19. 19. MSIZAPEliminates all traces of Windows Installer data from the local machine T = remove all info for given product code P = remove In-Progress key S = remove Rollback Information A = for any specified removal, change ACLs to Admin Full Control W = perform removal for all users (default is for current user only) M = remove managed patch registration info G = remove orphaned cached Windows Installer data files for all users L = remove corrupted source list information ! = force a positive response to any verification prompts * = remove all Windows Installer folders and registry keys; adjust shared DLL counts; stop Windows Installer service /nologo = Do not display the logo message. This should be the last option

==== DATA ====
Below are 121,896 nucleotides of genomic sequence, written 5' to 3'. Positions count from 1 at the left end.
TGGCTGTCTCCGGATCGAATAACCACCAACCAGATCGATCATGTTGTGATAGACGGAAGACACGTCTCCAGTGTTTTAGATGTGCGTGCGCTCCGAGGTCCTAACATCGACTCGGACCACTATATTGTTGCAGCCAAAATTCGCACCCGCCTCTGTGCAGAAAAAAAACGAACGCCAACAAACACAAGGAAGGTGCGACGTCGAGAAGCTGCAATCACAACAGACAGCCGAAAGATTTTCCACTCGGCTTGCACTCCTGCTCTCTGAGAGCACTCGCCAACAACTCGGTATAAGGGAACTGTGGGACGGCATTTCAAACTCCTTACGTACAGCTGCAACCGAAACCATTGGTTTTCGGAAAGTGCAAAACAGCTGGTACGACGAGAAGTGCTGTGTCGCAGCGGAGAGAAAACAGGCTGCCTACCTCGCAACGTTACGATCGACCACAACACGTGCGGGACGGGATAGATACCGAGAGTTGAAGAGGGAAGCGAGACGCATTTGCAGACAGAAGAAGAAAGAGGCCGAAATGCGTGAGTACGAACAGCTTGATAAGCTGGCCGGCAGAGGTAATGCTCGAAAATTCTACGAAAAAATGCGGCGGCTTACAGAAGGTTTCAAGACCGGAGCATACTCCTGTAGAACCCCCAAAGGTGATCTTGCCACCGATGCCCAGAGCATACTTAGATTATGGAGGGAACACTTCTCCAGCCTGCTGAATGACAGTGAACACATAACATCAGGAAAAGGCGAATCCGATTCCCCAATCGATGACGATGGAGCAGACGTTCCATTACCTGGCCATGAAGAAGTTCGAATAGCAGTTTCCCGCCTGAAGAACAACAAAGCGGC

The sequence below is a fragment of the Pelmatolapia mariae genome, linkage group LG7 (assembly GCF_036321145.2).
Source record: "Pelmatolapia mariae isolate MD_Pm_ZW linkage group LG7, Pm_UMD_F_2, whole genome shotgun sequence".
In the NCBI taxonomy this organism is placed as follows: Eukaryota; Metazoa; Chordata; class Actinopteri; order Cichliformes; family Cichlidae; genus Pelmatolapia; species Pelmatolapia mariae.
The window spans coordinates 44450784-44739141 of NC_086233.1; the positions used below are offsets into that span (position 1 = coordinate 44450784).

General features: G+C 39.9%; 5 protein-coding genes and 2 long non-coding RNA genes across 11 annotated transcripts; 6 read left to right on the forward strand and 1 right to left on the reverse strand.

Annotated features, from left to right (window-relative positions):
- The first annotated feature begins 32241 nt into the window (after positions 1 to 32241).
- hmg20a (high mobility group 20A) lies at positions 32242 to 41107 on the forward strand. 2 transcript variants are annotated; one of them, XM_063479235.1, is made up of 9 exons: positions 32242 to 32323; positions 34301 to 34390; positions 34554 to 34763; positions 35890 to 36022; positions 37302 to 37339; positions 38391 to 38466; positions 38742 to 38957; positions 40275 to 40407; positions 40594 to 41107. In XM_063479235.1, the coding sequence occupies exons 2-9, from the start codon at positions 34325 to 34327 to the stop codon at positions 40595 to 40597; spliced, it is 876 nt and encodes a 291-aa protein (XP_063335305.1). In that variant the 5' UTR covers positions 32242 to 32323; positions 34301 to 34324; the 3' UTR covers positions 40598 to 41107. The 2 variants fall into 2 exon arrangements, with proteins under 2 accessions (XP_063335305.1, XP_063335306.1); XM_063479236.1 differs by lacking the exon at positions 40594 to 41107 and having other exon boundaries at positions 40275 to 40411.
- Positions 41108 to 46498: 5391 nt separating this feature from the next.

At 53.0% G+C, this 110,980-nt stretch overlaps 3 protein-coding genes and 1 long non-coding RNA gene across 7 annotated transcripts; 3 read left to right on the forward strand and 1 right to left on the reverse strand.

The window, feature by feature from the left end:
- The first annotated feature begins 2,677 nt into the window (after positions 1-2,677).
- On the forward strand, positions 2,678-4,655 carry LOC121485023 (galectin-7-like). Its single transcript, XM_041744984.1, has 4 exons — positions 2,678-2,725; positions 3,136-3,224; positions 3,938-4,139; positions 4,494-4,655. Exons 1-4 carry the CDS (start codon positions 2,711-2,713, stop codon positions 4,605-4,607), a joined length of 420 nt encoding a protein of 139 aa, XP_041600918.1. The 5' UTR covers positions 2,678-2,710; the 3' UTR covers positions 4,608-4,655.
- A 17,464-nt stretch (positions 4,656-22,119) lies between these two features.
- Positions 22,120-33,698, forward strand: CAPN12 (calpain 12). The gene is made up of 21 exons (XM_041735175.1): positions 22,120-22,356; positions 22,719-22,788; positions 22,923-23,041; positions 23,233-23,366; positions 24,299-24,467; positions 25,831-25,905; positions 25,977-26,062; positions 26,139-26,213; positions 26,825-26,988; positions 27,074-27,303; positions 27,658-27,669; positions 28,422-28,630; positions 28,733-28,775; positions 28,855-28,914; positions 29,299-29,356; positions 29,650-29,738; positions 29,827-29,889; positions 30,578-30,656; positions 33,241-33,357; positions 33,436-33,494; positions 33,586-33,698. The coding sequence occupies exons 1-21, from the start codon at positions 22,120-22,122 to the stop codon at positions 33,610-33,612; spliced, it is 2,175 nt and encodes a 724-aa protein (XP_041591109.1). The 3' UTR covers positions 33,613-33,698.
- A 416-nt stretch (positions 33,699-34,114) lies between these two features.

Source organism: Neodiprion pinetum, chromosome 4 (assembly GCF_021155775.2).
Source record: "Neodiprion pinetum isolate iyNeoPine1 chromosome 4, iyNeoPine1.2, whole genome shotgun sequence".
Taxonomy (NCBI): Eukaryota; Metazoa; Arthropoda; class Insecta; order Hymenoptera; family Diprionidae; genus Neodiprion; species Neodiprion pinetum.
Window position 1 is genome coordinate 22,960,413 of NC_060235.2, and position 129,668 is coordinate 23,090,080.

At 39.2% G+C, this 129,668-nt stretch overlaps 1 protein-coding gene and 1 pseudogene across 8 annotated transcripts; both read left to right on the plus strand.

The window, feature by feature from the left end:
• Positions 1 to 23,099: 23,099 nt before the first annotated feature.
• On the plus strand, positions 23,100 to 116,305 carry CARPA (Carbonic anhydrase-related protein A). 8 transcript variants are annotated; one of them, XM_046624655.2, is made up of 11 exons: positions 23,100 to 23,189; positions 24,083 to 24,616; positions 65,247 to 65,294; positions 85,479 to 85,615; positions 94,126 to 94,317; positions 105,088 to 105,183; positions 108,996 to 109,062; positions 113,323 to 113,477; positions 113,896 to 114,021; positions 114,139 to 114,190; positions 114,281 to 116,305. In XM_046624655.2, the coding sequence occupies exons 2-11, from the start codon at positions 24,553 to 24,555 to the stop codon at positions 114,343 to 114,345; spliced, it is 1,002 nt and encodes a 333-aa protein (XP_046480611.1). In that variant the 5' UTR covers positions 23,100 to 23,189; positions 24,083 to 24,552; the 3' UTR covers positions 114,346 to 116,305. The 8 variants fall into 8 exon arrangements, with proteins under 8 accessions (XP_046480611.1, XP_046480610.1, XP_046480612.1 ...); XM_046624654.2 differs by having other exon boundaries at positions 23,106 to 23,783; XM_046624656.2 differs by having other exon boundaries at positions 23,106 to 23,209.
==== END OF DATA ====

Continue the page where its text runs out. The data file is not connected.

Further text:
20. 20. ORCA More like the WordPad vs. the Notepad of Windows Installer Editors http://msdn.microsoft.com/library/default.asp?url=/library/en- us/msi/setup/orca_exe.asp Can be used to perform MSI validation Supports working with merge modules Transform creation Indicates any changes made by a transform
    21. 21. ORCA Features forTroubleshooting
    22. 22. Common Errors Problems with Windows Installer MSI packages that require Setup.exe Understanding Application Log Entries Inaccessible Network Location Fatal Error During Installation Invalid Source Location Common Custom Action Problems
    23. 23. Broken Windows InstallerError 1719: “The Windows Installer service could not be accessed” Reregister the Windows Installer service msiexec /unregister msiexec /regserver Reinstallation or upgrade to latest